How and Why You Should Recycle Light Bulbs

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Recycling Light Bulbs
Every state and municipality has its own criteria and recycling programs in place, and every type of light bulb is recycled in a unique way. While your recycling program for curbside pickup might accept LED bulbs, it usually won’t accept incandescent or CFL bulbs that could contain harmful chemicals. There are dedicated recycling programs for these products in many states.

Incandescent Light Bulbs

An incandescent light bulb consists of a glass enclosure containing a filament typically made from tungsten, a metal with a high melting point. When you turn an incandescent light bulb on, a current passes through the filament and heats it until it’s white-hot and produces visible light.

Because they have a low manufacturing cost, work well on either alternating or direct electrical currents, and are compatible with devices like dimmers and timers, incandescent bulbs are popular for use in both household and commercial lighting. They’re often used in car headlamps and flashlights as well because they work both indoors and outdoors.

The bipartisan Energy Independence and Security Act of 2007 established efficiency standards that required bulbs to use about 25% less energy.3 While that didn’t necessarily ban incandescent bulbs, most were phased out of production. Today, incandescent bulbs are not as common as other types of light bulbs, but they aren’t unheard of.

These types of light bulbs can be difficult to recycle because they contain small amounts of metal and glass that aren’t easily separated from one another. Many recyclers won’t accept incandescent light bulbs because the energy required to recycle them is not worth the salvaged material.

That said, you can find recycling programs that accept incandescent light bulbs with some digging. Check with the recycling facility near you to determine if they accept the material or consider a mail-in program. 

Incandescent bulbs are difficult to recycle, so you may have to resort to throwing your old ones away when you switch to a more efficient light source, like LED. They don’t contain any hazardous chemicals, but to minimize waste that reaches a landfill, avoid buying these types of bulbs.

CFLs

Compact fluorescent light bulbs, or CFLS, are preferred over incandescent lights because they use less energy and available in a range of shapes and colors. They are the preferred bulbs for use in public structures, businesses, schools, and hospitals all throughout the world. An electric current flows through a tube containing argon and mercury when it is turned on, visible light is produced.

CFLs may be more environmentally beneficial than some other types of bulbs, but they aren’t always. Mercury, which is hazardous to both humans and animals, is found in CFLs.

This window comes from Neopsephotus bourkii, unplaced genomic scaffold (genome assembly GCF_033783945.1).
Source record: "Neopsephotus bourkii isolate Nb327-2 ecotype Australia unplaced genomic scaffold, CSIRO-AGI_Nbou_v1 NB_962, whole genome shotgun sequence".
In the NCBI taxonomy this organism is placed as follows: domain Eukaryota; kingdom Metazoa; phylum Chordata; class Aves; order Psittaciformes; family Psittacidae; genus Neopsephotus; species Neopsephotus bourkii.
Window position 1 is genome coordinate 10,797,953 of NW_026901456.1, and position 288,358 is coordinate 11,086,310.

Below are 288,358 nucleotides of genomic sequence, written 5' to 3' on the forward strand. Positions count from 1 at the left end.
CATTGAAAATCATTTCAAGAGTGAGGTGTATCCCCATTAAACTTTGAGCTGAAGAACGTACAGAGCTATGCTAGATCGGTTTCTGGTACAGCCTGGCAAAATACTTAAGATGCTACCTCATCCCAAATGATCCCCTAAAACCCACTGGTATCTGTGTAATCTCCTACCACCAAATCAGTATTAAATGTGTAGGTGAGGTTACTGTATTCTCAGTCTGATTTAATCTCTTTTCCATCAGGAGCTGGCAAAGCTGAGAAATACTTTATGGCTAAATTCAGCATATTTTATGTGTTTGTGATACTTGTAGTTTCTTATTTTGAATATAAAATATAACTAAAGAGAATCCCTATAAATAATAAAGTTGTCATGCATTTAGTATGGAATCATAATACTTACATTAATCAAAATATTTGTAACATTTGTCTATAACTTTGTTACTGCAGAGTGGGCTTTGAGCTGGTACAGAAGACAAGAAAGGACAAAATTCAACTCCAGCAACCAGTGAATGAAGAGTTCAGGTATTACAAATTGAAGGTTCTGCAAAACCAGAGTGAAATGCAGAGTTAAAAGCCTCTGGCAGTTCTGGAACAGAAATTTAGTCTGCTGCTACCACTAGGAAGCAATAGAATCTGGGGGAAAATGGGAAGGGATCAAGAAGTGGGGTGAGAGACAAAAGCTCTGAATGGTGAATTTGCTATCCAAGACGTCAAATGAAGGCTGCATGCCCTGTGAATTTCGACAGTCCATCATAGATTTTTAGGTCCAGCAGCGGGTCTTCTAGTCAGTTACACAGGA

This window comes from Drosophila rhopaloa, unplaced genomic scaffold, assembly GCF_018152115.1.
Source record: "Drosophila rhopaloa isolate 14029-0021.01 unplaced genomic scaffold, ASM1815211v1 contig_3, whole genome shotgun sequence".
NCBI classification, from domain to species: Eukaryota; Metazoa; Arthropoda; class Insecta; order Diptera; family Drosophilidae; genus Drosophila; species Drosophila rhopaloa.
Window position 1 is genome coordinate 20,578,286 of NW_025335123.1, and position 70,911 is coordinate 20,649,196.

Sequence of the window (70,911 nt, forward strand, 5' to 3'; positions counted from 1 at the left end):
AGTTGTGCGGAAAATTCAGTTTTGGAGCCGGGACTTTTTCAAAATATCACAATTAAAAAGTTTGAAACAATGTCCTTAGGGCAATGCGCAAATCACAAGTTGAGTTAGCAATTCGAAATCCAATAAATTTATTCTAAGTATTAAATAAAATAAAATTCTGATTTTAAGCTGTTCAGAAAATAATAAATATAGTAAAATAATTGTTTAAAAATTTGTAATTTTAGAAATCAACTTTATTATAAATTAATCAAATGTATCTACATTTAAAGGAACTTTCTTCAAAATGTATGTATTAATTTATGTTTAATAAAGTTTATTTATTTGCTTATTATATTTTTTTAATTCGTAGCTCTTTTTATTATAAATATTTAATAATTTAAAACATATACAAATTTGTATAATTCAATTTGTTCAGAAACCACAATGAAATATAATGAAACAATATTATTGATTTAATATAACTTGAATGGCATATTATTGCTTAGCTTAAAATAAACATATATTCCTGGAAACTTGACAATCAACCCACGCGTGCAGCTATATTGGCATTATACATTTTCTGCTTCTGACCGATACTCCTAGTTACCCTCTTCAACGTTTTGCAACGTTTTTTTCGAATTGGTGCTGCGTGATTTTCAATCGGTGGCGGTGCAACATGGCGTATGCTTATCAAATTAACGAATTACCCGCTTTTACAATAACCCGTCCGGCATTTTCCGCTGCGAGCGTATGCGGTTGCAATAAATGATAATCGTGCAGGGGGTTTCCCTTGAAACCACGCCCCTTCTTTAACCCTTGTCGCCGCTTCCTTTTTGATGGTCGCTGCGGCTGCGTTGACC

These kinds of bulbs shouldn’t be thrown away because they are dangerous. Even some local governments forbid the disposal of fluorescent bulbs, leaving recycling as the only choice.

The EPA advises people to utilize neighborhood CFL recycling programs as opposed to throwing them in with household trash. 2 CFL bulbs can be recycled at a number of stores, including Bartell Drugs, Lowe’s, and Home Depot.

The glass, metals, and other components of CFLs are recycled and then used to create new goods. The glass casing and aluminum components of the CFL are broken down by a bulb recycler using specialized machinery. The mercury can be used again in fresh bulbs or in items like thermostats. While the aluminum is recycled and used as scrap metal, the glass is transformed into materials like concrete or tile.

Recycling CFLs not only keeps garbage out of landfills but also stops the discharge of hazardous mercury into the environment. For information about recycling possibilities in your area, get in touch with your local waste collection company.

LED Light Bulbs

Light-emitting diode (LED) light bulbs are a high-efficiency lighting solution that can provide light up to 90% more effectively than incandescent bulbs. 6 Additionally, they are more effective than CFL bulbs. About 30 times longer than incandescent bulbs and 5 times longer than a standard CFL, LED light bulbs have a lifespan of up to 50,000 hours. 78

When electricity flows through a microchip in an LED bulb, the microchip activates a light source to create visible light. The heat that the LEDs generate is dissipated by a heat sink, keeping the bulbs cool to the touch.

LED light bulbs are the most environmentally friendly bulbs on the market right now thanks to their extended lifespan, lack of dangerous chemicals, and excellent energy efficiency. 9 Additionally, they are quite recyclable. There are recycling containers inside several big box retailers, including IKEA and Lowe’s, where you may dispose of old LED bulbs. Some cities provide comparable services. To find out if they accept them, get in touch with the waste management company in your area or a nearby big box retailer.

LED light bulbs are put through a shredder as the initial step in the recycling process, which separates their components. Depending on the facility, the individual bits of glass and metal are next processed by separators or magnetic sorters. LED lights’ most expensive parts are their metal ones, therefore

Also Read – Is Bubble Wrap Recyclable? 

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